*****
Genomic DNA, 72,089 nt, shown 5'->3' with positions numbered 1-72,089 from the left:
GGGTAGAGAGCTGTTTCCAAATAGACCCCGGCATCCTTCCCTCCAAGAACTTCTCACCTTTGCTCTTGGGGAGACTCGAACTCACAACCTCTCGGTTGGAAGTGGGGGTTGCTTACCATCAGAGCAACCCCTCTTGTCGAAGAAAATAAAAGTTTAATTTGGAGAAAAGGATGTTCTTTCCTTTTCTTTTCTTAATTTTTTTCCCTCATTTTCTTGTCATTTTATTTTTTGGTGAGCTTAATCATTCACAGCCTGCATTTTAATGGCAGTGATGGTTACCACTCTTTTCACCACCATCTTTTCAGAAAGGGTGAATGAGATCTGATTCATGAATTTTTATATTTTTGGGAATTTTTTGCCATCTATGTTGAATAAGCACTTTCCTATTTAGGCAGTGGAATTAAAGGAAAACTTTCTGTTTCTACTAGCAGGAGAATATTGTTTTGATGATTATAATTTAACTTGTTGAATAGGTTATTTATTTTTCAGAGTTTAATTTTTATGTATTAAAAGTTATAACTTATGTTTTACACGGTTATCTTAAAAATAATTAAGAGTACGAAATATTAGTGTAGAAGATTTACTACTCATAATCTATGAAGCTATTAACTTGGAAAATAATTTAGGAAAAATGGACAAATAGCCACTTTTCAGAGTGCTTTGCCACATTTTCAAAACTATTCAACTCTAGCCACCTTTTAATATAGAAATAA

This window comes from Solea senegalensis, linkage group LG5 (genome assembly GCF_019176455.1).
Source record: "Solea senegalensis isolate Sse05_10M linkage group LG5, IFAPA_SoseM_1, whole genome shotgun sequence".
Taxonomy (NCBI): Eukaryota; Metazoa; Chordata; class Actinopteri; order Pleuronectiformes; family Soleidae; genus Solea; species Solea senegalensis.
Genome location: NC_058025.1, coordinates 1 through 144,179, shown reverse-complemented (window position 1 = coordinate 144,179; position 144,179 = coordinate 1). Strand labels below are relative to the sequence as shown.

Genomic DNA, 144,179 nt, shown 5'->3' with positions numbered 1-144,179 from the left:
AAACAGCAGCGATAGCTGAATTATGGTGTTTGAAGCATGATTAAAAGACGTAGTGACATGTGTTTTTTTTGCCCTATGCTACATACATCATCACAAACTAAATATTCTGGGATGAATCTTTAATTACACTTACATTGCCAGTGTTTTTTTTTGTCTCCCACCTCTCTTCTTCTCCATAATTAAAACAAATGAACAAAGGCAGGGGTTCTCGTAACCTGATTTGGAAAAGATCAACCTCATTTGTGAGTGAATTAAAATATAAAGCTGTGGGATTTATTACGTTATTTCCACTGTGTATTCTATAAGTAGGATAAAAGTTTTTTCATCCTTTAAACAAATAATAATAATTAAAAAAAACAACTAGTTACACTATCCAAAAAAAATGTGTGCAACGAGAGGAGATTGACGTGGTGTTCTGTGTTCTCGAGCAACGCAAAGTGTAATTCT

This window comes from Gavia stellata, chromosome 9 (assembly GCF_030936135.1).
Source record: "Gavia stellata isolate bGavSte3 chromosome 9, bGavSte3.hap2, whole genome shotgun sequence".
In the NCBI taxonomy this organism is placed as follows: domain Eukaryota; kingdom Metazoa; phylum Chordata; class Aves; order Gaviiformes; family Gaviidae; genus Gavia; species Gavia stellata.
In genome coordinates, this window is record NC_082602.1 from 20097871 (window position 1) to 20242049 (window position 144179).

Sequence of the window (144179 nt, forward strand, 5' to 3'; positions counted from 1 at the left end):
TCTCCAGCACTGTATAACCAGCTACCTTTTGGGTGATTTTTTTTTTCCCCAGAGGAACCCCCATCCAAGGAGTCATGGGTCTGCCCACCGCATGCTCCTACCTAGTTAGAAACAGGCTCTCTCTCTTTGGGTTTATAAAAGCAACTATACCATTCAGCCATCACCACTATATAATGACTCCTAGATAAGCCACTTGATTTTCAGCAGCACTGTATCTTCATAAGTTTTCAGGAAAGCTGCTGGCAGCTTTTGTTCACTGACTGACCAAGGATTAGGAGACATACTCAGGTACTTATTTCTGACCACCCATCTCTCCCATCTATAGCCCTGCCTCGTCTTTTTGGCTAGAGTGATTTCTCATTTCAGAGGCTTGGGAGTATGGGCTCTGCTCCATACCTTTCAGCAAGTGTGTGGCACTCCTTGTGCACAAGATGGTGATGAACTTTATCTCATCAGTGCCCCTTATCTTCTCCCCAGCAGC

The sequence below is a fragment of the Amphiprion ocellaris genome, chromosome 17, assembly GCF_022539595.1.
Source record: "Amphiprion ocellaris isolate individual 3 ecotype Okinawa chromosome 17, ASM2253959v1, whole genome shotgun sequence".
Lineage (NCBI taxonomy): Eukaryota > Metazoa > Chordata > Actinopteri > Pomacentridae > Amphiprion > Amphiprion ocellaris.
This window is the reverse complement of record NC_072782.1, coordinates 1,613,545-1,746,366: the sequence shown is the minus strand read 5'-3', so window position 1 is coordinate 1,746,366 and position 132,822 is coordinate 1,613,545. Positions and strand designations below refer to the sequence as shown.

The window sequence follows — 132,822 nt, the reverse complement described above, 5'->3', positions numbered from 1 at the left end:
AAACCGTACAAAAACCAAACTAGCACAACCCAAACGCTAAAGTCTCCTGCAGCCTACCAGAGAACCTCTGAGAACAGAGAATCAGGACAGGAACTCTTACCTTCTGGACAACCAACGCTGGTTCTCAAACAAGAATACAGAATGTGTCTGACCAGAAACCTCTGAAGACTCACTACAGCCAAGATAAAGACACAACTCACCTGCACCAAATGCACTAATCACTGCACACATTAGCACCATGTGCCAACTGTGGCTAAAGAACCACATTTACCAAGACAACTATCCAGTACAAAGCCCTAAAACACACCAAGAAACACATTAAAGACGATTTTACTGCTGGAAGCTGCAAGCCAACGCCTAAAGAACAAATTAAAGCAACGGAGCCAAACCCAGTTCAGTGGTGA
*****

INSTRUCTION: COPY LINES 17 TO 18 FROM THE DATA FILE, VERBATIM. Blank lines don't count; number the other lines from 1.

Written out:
Lineage (NCBI taxonomy): Eukaryota > Metazoa > Chordata > Actinopteri > Pomacentridae > Amphiprion > Amphiprion ocellaris.
This window is the reverse complement of record NC_072782.1, coordinates 1,613,545-1,746,366: the sequence shown is the minus strand read 5'-3', so window position 1 is coordinate 1,746,366 and position 132,822 is coordinate 1,613,545. Positions and strand designations below refer to the sequence as shown.